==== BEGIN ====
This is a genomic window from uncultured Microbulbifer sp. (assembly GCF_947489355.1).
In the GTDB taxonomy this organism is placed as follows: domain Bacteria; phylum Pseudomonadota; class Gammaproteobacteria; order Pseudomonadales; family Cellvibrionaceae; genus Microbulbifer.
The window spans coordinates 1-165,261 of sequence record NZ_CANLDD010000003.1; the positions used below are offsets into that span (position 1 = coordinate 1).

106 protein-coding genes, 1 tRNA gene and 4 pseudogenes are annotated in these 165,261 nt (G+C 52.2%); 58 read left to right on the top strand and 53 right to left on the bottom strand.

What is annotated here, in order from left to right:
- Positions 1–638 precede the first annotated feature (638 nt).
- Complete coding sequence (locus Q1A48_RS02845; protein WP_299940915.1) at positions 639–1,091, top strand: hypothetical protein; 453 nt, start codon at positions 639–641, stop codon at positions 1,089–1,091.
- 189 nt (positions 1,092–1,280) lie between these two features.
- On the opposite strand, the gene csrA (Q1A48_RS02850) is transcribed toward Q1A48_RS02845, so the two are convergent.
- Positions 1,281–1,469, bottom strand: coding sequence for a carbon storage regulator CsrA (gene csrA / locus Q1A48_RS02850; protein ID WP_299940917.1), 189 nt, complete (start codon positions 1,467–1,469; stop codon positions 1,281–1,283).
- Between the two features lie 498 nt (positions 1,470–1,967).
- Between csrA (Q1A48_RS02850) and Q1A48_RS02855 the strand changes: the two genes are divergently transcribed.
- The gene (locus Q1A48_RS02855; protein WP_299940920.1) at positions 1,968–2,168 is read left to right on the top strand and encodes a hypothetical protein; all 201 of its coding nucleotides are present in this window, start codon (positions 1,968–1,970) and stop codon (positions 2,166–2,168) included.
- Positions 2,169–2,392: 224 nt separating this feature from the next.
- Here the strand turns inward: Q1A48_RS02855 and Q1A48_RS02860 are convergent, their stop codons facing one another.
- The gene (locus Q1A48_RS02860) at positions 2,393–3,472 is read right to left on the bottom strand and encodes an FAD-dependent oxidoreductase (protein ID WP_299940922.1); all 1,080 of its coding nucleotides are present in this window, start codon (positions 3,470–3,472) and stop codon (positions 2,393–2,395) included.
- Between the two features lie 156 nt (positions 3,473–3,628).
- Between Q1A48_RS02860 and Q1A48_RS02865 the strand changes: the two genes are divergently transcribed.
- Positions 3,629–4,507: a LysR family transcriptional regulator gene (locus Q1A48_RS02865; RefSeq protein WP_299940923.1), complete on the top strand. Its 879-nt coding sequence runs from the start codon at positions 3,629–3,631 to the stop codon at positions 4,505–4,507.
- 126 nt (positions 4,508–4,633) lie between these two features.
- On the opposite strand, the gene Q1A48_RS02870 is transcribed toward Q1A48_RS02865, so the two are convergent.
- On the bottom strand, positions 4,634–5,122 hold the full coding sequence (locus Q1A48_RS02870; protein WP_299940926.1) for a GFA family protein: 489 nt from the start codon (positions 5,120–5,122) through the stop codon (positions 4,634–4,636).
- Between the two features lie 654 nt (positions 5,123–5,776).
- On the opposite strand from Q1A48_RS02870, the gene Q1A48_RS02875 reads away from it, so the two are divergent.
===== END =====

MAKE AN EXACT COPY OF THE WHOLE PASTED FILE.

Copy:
This is a genomic window from uncultured Microbulbifer sp. (assembly GCF_947489355.1).
In the GTDB taxonomy this organism is placed as follows: domain Bacteria; phylum Pseudomonadota; class Gammaproteobacteria; order Pseudomonadales; family Cellvibrionaceae; genus Microbulbifer.
The window spans coordinates 1-165,261 of sequence record NZ_CANLDD010000003.1; the positions used below are offsets into that span (position 1 = coordinate 1).

106 protein-coding genes, 1 tRNA gene and 4 pseudogenes are annotated in these 165,261 nt (G+C 52.2%); 58 read left to right on the top strand and 53 right to left on the bottom strand.

What is annotated here, in order from left to right:
- Positions 1–638 precede the first annotated feature (638 nt).
- Complete coding sequence (locus Q1A48_RS02845; protein WP_299940915.1) at positions 639–1,091, top strand: hypothetical protein; 453 nt, start codon at positions 639–641, stop codon at positions 1,089–1,091.
- 189 nt (positions 1,092–1,280) lie between these two features.
- On the opposite strand, the gene csrA (Q1A48_RS02850) is transcribed toward Q1A48_RS02845, so the two are convergent.
- Positions 1,281–1,469, bottom strand: coding sequence for a carbon storage regulator CsrA (gene csrA / locus Q1A48_RS02850; protein ID WP_299940917.1), 189 nt, complete (start codon positions 1,467–1,469; stop codon positions 1,281–1,283).
- Between the two features lie 498 nt (positions 1,470–1,967).
- Between csrA (Q1A48_RS02850) and Q1A48_RS02855 the strand changes: the two genes are divergently transcribed.
- The gene (locus Q1A48_RS02855; protein WP_299940920.1) at positions 1,968–2,168 is read left to right on the top strand and encodes a hypothetical protein; all 201 of its coding nucleotides are present in this window, start codon (positions 1,968–1,970) and stop codon (positions 2,166–2,168) included.
- Positions 2,169–2,392: 224 nt separating this feature from the next.
- Here the strand turns inward: Q1A48_RS02855 and Q1A48_RS02860 are convergent, their stop codons facing one another.
- The gene (locus Q1A48_RS02860) at positions 2,393–3,472 is read right to left on the bottom strand and encodes an FAD-dependent oxidoreductase (protein ID WP_299940922.1); all 1,080 of its coding nucleotides are present in this window, start codon (positions 3,470–3,472) and stop codon (positions 2,393–2,395) included.
- Between the two features lie 156 nt (positions 3,473–3,628).
- Between Q1A48_RS02860 and Q1A48_RS02865 the strand changes: the two genes are divergently transcribed.
- Positions 3,629–4,507: a LysR family transcriptional regulator gene (locus Q1A48_RS02865; RefSeq protein WP_299940923.1), complete on the top strand. Its 879-nt coding sequence runs from the start codon at positions 3,629–3,631 to the stop codon at positions 4,505–4,507.
- 126 nt (positions 4,508–4,633) lie between these two features.
- On the opposite strand, the gene Q1A48_RS02870 is transcribed toward Q1A48_RS02865, so the two are convergent.
- On the bottom strand, positions 4,634–5,122 hold the full coding sequence (locus Q1A48_RS02870; protein WP_299940926.1) for a GFA family protein: 489 nt from the start codon (positions 5,120–5,122) through the stop codon (positions 4,634–4,636).
- Between the two features lie 654 nt (positions 5,123–5,776).
- On the opposite strand from Q1A48_RS02870, the gene Q1A48_RS02875 reads away from it, so the two are divergent.